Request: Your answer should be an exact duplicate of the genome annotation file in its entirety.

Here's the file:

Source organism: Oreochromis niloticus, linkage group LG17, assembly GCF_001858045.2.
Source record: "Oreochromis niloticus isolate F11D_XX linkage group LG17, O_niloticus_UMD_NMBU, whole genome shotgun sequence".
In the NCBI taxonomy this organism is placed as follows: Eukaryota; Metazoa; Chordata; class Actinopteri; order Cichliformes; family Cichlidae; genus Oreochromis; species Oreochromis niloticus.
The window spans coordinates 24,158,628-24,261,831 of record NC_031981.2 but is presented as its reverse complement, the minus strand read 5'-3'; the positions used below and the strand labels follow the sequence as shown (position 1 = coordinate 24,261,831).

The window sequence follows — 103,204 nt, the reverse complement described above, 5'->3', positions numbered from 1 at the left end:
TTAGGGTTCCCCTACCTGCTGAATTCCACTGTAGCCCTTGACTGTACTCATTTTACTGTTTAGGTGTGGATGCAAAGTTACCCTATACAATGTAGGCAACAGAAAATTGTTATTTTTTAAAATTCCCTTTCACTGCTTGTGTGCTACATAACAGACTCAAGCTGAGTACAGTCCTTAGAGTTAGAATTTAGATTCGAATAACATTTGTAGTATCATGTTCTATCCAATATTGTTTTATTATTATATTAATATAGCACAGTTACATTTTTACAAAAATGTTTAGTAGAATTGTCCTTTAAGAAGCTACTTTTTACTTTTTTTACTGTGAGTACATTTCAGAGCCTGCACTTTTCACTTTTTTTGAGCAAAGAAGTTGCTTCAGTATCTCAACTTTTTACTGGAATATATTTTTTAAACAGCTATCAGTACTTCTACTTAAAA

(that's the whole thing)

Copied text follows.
Source organism: Oreochromis niloticus, linkage group LG17, assembly GCF_001858045.2.
Source record: "Oreochromis niloticus isolate F11D_XX linkage group LG17, O_niloticus_UMD_NMBU, whole genome shotgun sequence".
In the NCBI taxonomy this organism is placed as follows: Eukaryota; Metazoa; Chordata; class Actinopteri; order Cichliformes; family Cichlidae; genus Oreochromis; species Oreochromis niloticus.
The window spans coordinates 24,158,628-24,261,831 of record NC_031981.2 but is presented as its reverse complement, the minus strand read 5'-3'; the positions used below and the strand labels follow the sequence as shown (position 1 = coordinate 24,261,831).

The window sequence follows — 103,204 nt, the reverse complement described above, 5'->3', positions numbered from 1 at the left end:
TTAGGGTTCCCCTACCTGCTGAATTCCACTGTAGCCCTTGACTGTACTCATTTTACTGTTTAGGTGTGGATGCAAAGTTACCCTATACAATGTAGGCAACAGAAAATTGTTATTTTTTAAAATTCCCTTTCACTGCTTGTGTGCTACATAACAGACTCAAGCTGAGTACAGTCCTTAGAGTTAGAATTTAGATTCGAATAACATTTGTAGTATCATGTTCTATCCAATATTGTTTTATTATTATATTAATATAGCACAGTTACATTTTTACAAAAATGTTTAGTAGAATTGTCCTTTAAGAAGCTACTTTTTACTTTTTTTACTGTGAGTACATTTCAGAGCCTGCACTTTTCACTTTTTTTGAGCAAAGAAGTTGCTTCAGTATCTCAACTTTTTACTGGAATATATTTTTTAAACAGCTATCAGTACTTCTACTTAAAA